The range of behaviors that cats display in response to catnip varies from cat to cat and can also vary significantly between exposures. These behaviors include playful antics, rolling on their backs, rubbing their heads and cheeks up against the catnip or object containing the catnip, going into a trance, purring profusely, drooling, licking, growling, fighting, and generally becoming a hyperactive supercharged kitty or a zoned out feline! The variation in these behaviors is intriguing and makes it even more fun to watch.
Does Catnip Excite or Mellow a Cat?
The answer to this question depends on whether or not the cat smells the catnip or eats the catnip, because the effect for each is very different. When cats smell catnip, it triggers them to become excited. They often become much more frisky and loving than normal. Some cats even become aggressive when they smell catnip. On the other hand, when a cat eats the leaves, flowers, or stems from a catnip plant, it makes them mellow out, i.e. it has the opposite effect. They become calmer and may experience a feeling of euphoria. This is the same effect that is seen in humans when they drink catnip tea, which was once a more popular drink and is still popular among herbalists. Ingesting catnip seems to have a calming effect on both cats and humans, similar to the effect of chamomile tea and peppermint tea.
How Does Catnip Work on a Cat?
The active ingredient in catnip is called nepetalactone. It is found in the volatile oil of catnip, a member of the mint family. This chemical is similar to, and mimics, the effect of a pheromone found in male cat urine. The response it elicits is considered psychosexual in both males and females. This means it triggers the same types of emotional and physical behaviors that cats exhibit when they become sexually aroused. As a cat rubs against catnip, this bruises the leaves and stems. In doing so, the nepetalactone is released into the air as micro-particles. These are immediately received by a special receptor in the cat’s olfactory system. As the nepetalactone enters the cat’s nose, it passes through to the vomeronasal organ (Jacobson’s organ) that is used to detect pheromones. This organ has a direct connection to the hypothalamus of the cat’s brain. This in turn triggers the stereotypical psychosexual response we observe most cats having to catnip.
Why Don’t All Cats Respond to Catnip?
Because the active compound in catnip triggers psychosexual behaviors, it does not work on kittens that are not sexually mature. Generally, this means kittens less than 3-6 months old will not respond to catnip. Likewise, older cats may lose interest in catnip even if they responded to it as a younger cat, in much the same way as they may lose interest in sexual activities when not neutered or spayed. Beyond this, it is important to note that approximately 15-25 percent of all sexually mature cats do respond to catnip. This is because it is a genetic trait that is not inherited by all cats. It is thought that this may be related to the origin of specific breeds of domestic cats, where those that originated in areas where catnip is not endemic may not have the gene that triggers the response. For example, some cats of a purely southern Asia descent do not respond to catnip and catnip is not native to this region.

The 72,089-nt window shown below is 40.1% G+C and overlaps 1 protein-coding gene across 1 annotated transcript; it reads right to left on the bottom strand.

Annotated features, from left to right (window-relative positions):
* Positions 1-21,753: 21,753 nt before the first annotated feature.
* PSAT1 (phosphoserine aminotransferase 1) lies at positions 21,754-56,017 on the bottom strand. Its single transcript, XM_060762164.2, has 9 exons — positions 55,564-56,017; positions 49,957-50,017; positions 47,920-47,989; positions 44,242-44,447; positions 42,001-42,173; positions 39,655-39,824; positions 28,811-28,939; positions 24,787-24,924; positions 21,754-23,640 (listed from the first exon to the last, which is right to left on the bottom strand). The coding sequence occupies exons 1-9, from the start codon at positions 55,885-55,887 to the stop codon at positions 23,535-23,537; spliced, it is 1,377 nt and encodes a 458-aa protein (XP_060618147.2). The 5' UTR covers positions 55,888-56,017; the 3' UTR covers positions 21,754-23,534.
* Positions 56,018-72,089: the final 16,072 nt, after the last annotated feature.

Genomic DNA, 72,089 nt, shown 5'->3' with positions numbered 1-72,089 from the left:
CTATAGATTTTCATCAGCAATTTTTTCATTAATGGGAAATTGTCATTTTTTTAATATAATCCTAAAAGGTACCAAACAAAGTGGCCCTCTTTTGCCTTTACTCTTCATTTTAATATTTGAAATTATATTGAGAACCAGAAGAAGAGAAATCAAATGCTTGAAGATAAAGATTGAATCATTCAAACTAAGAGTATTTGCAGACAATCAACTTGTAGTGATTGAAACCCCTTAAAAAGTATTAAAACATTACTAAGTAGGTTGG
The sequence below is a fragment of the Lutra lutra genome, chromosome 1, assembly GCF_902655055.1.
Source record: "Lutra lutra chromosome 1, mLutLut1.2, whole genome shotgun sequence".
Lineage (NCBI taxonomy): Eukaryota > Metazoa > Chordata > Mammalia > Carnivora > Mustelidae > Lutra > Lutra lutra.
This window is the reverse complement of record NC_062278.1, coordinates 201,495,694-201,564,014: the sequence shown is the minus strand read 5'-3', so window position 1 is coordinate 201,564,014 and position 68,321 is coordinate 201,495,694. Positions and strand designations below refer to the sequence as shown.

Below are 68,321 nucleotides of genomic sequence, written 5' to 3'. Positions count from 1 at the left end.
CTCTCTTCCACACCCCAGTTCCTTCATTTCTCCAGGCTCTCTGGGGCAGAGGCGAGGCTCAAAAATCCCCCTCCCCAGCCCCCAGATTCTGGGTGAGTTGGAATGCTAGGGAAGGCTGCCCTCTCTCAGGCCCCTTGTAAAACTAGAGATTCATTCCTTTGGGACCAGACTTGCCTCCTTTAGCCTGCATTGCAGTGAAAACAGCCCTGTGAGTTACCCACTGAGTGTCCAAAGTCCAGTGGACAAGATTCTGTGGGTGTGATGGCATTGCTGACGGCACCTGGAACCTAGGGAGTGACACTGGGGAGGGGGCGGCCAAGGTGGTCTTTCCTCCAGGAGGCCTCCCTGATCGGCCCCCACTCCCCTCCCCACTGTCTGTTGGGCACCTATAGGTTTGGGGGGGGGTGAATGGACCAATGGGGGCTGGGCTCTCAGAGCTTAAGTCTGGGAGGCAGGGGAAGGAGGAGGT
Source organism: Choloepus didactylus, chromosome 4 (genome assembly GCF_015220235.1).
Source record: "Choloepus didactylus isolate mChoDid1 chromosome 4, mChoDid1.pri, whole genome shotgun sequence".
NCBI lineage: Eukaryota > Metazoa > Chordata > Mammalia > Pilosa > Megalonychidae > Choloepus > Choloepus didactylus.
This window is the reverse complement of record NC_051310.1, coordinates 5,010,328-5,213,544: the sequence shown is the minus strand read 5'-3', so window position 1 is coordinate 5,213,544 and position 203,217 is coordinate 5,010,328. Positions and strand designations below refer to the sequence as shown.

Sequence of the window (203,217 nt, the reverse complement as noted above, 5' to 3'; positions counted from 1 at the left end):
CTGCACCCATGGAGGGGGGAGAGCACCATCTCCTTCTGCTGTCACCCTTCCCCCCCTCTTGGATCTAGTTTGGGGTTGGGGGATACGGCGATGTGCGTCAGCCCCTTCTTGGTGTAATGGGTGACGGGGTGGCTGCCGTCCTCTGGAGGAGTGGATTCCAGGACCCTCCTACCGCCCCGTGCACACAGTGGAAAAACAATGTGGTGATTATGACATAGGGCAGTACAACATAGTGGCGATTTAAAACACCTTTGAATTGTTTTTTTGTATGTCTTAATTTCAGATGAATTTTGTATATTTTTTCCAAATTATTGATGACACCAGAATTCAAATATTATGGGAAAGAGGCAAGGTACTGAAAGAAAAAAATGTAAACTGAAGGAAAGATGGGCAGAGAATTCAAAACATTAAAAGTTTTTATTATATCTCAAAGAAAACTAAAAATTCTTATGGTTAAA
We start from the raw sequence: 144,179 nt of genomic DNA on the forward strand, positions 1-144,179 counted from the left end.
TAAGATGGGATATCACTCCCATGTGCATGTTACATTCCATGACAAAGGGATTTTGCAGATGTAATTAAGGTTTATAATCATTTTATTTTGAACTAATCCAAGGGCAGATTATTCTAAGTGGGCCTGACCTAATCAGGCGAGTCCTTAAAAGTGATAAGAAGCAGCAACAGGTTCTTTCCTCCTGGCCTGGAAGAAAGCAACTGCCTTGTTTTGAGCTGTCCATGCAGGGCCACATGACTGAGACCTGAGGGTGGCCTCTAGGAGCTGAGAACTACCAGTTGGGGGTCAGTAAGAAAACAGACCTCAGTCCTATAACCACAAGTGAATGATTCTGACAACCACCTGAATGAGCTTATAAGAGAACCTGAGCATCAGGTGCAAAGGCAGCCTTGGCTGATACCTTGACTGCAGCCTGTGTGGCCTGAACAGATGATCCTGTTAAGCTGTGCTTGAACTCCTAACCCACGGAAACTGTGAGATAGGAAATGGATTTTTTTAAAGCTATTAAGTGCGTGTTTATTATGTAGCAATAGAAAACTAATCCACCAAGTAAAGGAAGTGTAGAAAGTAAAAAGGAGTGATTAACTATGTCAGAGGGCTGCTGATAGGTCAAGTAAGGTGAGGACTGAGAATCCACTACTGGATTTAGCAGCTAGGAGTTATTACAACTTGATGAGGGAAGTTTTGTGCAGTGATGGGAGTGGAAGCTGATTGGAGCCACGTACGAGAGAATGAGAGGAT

Do Big Cats Respond to Catnip Too?
Yes! Most species of cats respond in some way to catnip. This is not only true for African wild cats, from which our domesticated cats descended, but also leopards, lynxes, cougars, tigers and, to a lesser degree, lions. It is always fun to see the same behaviors in the big cats that we see in our domesticated felines. Here is a YouTube video from the Big Cat Rescue that shows how much big cats love catnip: https://www.youtube.com/watch?v=_OPA1bZwOWc
Since different cats respond differently to catnip, it is best to introduce catnip to them for the first time indoors. If your cat happens to be one that gets the “kitty crazies,” he or she could potentially have such erratic behavior – and it could become a dangerous situation if they are outside. For example, some cats have been known to run into the street without paying attention to traffic and/or initiate fights when other animals when affected by catnip. It is also best to start your cat off slow on catnip until you know how he or she will react. Remember, too, that fresh catnip is far more potent than dried catnip. Also, dried catnip will eventually lose its potency over time.